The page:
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Pension fund liquidity 'gathering dust', warns PGGM

Liquidity within pension fund portfolios is “gathering dust”, and schemes are missing out on opportunities to make a return, PGGM’s head of credit has warned.

Mascha Canio said it was important for investors to ride out volatility, and that it was not always necessary for them to realise mark-to-market losses that occurred during times of market upset.

Canio, head of credit and insurance-linked investments at the €183bn Dutch pension manager, was speaking at last week’s IPE 360 conference on risk & asset allocation at the London Stock Exchange, arguing that pension funds should consider investments outside of the traditional credit allocations.

“There’s a lot of liquidity that pension funds have in their portfolio that’s never used – so it’s just collecting dust, in a way,” she told delegates.

“Or to put it maybe a bit more negatively, you’re leaving opportunities to make a return.”

Canio admitted that tackling the existing investment challenges was not easy for pension investors.

“I don’t know what the solution is, because I do know how pension fund boards of trustees struggle with those challenges, and you’re supposed to have an answer every single day for every question.”

 Justin Bourgette, Ed Britton and Mascha Canio

Source: Thomas Alexander Photography

Mascha Canio (right) of PGGM answers a question from the audience during a panel with Justin Bourgette (left) of Eaton Vance Investment Management and Ed Britton of Willis Towers Watson

Canio’s comments were in response to fellow panellist Justin Bourgette, portfolio manager at Eaton Vance Investment Management, who urged investors not to rely on “off-the-shelf” value-at-risk modelling when investing in credit.

“Throw those out the window,” Bourgette said, “because they tell investors to do the exact wrong thing at the wrong time.”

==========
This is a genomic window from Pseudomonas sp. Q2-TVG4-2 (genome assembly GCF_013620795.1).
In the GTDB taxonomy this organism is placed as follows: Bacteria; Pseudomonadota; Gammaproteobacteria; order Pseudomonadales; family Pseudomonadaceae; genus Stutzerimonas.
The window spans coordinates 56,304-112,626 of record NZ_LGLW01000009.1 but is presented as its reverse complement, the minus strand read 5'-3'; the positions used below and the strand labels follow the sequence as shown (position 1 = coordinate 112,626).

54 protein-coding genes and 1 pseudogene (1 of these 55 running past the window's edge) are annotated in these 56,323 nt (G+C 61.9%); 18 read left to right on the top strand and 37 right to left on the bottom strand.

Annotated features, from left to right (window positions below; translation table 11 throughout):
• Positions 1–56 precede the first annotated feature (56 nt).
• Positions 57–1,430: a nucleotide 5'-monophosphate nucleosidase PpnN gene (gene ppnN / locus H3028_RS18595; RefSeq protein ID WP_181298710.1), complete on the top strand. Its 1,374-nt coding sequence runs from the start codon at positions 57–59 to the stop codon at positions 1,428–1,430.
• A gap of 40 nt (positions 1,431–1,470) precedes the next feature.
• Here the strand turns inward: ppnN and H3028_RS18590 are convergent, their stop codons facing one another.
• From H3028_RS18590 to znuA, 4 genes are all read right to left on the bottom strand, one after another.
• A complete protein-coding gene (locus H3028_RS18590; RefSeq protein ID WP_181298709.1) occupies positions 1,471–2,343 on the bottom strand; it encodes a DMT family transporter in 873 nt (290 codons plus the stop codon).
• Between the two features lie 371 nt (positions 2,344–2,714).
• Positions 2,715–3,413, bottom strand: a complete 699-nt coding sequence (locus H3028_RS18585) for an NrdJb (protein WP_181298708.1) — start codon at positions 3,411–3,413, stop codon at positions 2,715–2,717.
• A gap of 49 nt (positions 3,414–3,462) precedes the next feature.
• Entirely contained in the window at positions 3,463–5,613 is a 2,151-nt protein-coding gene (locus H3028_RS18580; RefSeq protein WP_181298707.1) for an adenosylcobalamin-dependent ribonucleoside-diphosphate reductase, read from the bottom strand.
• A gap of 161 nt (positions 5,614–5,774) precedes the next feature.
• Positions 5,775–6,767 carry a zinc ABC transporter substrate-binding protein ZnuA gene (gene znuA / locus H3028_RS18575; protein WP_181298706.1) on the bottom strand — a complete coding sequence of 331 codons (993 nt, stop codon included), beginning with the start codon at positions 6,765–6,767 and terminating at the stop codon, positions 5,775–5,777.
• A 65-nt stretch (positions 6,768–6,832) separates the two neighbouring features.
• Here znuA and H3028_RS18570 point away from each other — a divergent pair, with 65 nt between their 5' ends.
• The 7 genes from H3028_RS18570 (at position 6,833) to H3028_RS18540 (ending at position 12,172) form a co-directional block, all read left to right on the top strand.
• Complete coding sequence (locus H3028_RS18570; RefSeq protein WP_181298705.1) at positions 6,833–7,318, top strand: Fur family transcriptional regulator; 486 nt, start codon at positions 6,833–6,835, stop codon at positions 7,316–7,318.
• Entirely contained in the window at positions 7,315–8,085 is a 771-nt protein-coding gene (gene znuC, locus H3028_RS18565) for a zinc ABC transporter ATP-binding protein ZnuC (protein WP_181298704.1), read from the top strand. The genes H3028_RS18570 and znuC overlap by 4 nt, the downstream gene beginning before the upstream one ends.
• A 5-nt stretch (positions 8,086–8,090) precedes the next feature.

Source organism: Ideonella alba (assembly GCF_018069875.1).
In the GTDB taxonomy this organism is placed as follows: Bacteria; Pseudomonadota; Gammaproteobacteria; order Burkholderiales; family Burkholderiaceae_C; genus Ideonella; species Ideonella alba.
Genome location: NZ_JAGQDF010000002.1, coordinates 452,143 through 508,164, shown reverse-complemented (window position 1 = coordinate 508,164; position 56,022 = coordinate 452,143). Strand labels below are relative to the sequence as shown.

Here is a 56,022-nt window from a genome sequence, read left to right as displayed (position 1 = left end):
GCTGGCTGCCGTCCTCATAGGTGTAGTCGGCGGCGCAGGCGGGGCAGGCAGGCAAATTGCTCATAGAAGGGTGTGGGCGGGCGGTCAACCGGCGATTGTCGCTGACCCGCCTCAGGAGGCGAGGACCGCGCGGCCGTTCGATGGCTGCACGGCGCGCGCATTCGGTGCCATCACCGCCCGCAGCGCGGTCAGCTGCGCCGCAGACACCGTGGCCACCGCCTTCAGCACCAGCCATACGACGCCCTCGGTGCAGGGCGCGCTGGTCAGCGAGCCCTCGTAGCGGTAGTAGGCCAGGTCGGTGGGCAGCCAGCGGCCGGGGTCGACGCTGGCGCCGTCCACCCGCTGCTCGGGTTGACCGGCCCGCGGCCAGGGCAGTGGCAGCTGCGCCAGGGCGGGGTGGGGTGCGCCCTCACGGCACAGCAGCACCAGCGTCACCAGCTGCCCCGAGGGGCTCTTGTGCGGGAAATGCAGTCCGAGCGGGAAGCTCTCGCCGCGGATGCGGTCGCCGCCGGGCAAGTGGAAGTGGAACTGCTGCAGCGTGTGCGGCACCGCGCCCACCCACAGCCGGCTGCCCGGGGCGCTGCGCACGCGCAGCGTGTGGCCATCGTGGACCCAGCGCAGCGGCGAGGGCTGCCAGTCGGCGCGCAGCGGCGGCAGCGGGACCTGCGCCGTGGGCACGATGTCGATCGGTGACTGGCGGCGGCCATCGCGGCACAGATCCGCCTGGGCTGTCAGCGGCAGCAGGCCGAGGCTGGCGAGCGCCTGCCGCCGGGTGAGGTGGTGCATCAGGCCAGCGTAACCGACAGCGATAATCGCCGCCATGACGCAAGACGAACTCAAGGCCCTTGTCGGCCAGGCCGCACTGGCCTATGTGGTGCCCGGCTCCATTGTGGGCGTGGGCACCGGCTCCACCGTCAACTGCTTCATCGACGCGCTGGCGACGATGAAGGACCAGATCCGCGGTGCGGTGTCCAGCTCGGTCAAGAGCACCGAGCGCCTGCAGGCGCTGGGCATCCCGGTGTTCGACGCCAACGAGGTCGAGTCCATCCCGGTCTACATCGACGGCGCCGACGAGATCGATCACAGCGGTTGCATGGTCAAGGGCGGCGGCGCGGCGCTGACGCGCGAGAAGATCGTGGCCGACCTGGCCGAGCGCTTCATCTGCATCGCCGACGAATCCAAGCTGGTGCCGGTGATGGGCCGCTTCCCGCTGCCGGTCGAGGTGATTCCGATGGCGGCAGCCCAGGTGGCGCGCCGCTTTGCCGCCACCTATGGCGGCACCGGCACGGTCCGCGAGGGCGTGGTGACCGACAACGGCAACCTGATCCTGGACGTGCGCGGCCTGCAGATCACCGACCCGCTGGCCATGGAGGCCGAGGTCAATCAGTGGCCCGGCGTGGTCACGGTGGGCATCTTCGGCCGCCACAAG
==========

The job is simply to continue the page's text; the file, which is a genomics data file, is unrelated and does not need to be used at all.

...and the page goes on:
He recalled 2006, with its “benign” market conditions, which saw investors encouraged to increase leverage to generate returns – something that occurred, he argued, at “exactly the wrong time”.

“Conversely,” he added, “the crisis happened, and buyer levels spiked up even if you didn’t change your underlying portfolio – and a lot of [investors were told] ‘You need to de-risk, you need to take risk out of the portfolio’ and begin selling at exactly the wrong time.”

Bourgette argued that such mark-to-market crises were “extremely hard” to predict accurately, but he said the use of a valuation approach better assessed if the investor was being compensated fairly for the associated risk.

Canio concurred, and said it was important to invest in such a way that investors could “still sleep at night when it’s stormy out”.

Discussing the market crash described by Bourgette, she added: “You do see mark-to-market hitting you all over the place.

“But try to look through the storm and hold onto your investments, because realising losses is very painful – and maybe, with the benefit of hindsight, not necessary to do.”

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